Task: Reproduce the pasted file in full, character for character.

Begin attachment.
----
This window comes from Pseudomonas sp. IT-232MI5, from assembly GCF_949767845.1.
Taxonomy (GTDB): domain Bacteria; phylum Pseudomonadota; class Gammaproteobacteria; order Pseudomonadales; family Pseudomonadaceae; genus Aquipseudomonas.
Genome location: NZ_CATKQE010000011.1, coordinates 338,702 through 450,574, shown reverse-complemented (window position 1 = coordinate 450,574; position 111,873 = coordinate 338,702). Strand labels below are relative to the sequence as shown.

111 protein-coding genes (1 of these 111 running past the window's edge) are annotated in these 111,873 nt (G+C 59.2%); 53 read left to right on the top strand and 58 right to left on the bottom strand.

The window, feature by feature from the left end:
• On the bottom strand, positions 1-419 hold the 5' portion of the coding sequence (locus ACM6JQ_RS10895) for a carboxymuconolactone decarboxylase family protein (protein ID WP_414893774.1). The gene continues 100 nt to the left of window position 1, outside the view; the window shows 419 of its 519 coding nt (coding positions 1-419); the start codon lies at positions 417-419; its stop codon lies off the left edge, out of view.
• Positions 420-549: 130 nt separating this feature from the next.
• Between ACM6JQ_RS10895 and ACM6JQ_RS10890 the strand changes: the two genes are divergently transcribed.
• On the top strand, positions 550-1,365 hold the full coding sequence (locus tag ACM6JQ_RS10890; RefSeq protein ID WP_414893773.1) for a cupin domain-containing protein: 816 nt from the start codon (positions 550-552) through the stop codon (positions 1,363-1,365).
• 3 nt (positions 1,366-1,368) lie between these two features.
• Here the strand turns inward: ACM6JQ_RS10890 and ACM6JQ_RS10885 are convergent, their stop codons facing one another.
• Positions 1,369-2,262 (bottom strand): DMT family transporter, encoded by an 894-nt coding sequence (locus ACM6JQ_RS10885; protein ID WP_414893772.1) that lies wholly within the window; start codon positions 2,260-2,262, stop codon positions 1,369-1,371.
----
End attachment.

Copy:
This window comes from Pseudomonas sp. IT-232MI5, from assembly GCF_949767845.1.
Taxonomy (GTDB): domain Bacteria; phylum Pseudomonadota; class Gammaproteobacteria; order Pseudomonadales; family Pseudomonadaceae; genus Aquipseudomonas.
Genome location: NZ_CATKQE010000011.1, coordinates 338,702 through 450,574, shown reverse-complemented (window position 1 = coordinate 450,574; position 111,873 = coordinate 338,702). Strand labels below are relative to the sequence as shown.

111 protein-coding genes (1 of these 111 running past the window's edge) are annotated in these 111,873 nt (G+C 59.2%); 53 read left to right on the top strand and 58 right to left on the bottom strand.

The window, feature by feature from the left end:
• On the bottom strand, positions 1-419 hold the 5' portion of the coding sequence (locus ACM6JQ_RS10895) for a carboxymuconolactone decarboxylase family protein (protein ID WP_414893774.1). The gene continues 100 nt to the left of window position 1, outside the view; the window shows 419 of its 519 coding nt (coding positions 1-419); the start codon lies at positions 417-419; its stop codon lies off the left edge, out of view.
• Positions 420-549: 130 nt separating this feature from the next.
• Between ACM6JQ_RS10895 and ACM6JQ_RS10890 the strand changes: the two genes are divergently transcribed.
• On the top strand, positions 550-1,365 hold the full coding sequence (locus tag ACM6JQ_RS10890; RefSeq protein ID WP_414893773.1) for a cupin domain-containing protein: 816 nt from the start codon (positions 550-552) through the stop codon (positions 1,363-1,365).
• 3 nt (positions 1,366-1,368) lie between these two features.
• Here the strand turns inward: ACM6JQ_RS10890 and ACM6JQ_RS10885 are convergent, their stop codons facing one another.
• Positions 1,369-2,262 (bottom strand): DMT family transporter, encoded by an 894-nt coding sequence (locus ACM6JQ_RS10885; protein ID WP_414893772.1) that lies wholly within the window; start codon positions 2,260-2,262, stop codon positions 1,369-1,371.